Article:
You may have always considered yourself either a Pro V1 or a Pro V1x player, but things have changed with golf’s best selling line of golf balls. Regardless of what Titleist golf ball you’ve been playing, the company wants you to test both of its new premium golf balls in 2017.

“As we’ve told the pros, while you may consider yourself a ‘V’ or an ‘X’ player, we think this is a great time for you to reevaluate both Pro V1 and Pro V1x to see which 2017 model is the best fit for your game,” said Bill Morgan, Senior Vice President, Titleist Golf Ball R&D.

The 2017 Pro V1 is the most changed of the company’s new premium balls. It’s designed to fly “significantly longer” than previous Pro V1 models, and “as long as the Pro V1x,” says Michael Mahoney, Vice President of Titleist’s Golf Ball marketing.

“Historically, the perception has been that the Pro V1 is [higher-spinning than the Pro V1x] from tee to green,” Mahoney said. “Now it’s the opposite of that.”

Titleist attributes the change in performance to the Pro V1’s Next Generation ZG Process Core, which offers longer distance through lower long-game spin and faster ball speeds.

“We’ve taken the distance question off the table for golfers when deciding between [the Pro V1 and Pro V1x],” Mahoney said. “We want golfers to decide based on feel and flight characteristics.”

The benefits of the 2017 Pro V1 were obvious to PGA Tour player Jason Kokrak, who ranked No. 6 in driving distance on the PGA Tour in 2016 using the company’s Pro V1x golf ball. He’s also a highly effective driver of the golf ball, ranking No. 8 in the Tour’s Strokes Gained: Off-the-Tee statistic.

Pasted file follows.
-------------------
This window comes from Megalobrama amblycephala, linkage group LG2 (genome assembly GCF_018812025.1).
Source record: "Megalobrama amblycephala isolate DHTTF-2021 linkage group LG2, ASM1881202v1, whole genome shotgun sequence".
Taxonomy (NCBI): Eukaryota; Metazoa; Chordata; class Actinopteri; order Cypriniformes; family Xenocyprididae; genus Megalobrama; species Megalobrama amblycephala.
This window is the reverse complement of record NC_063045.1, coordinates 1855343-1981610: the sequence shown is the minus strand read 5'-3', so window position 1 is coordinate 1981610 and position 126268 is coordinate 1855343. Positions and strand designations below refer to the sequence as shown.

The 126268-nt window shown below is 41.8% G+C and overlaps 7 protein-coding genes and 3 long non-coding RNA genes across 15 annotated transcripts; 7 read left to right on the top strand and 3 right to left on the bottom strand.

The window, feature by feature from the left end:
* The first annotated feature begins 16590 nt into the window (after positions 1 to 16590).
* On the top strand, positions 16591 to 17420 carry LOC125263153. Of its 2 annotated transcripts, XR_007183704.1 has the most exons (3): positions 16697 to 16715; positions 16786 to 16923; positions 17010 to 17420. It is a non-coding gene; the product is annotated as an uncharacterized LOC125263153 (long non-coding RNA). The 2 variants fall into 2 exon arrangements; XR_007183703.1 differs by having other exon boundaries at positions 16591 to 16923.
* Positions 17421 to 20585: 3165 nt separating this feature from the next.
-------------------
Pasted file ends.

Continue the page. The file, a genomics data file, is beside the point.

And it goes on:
In testing the 2017 golf balls, Kokrak found that he could hit the new Pro V1 as far the Pro V1x, Mahoney said. He preferred the Pro V1’s softer feel around the greens, however, because he thought it could help him improve his short-game touch. So he ended up making the switch to Pro V1.

Like Kokrak, most golfers should experience a softer feel from the Pro V1, as its compression is about 10 points lower than the Pro V1x (90 vs. 100 on Titleist’s compression-measuring machines). They should also expect the 2017 Pro V1 to fly on a slightly lower trajectory than the Pro V1x.

The design of the 2017 Pro V1x, the most played golf ball on the PGA Tour in 2016, is unchanged on the inside. On the outside, the new ball offers an improved placement of its 328 dimples that now cover a larger portion of the surface (the Pro V1, with 352 dimples, also has an improved dimple design). The benefit is a more stable and consistent flight, Mahoney said.

Long-time Pro V1x player Jordan Spieth said he quickly noticed the benefit the new model.

“I put new Pro V1x in play in Australia and in the first week we won,” Spieth said. What I noticed immediately was the improved flight. It held its line in the crosswinds better.”

With the new Pro V1x, golfers can expect a higher trajectory. The ball will also feel slightly firmer and produce more iron spin.

In total, more than 100 players worldwide are now using the new golf balls: Adam Scott (Pro V1), Jimmy Walker (Pro V1x), Kevin Kisner (Pro V1), Webb Simpson (Pro V1), Charley Hoffmann (Pro V1) Ian Poulter (Pro V1x), Thongchai Jaidee (Pro V1x) and of course, Rory McIlroy (Pro V1x).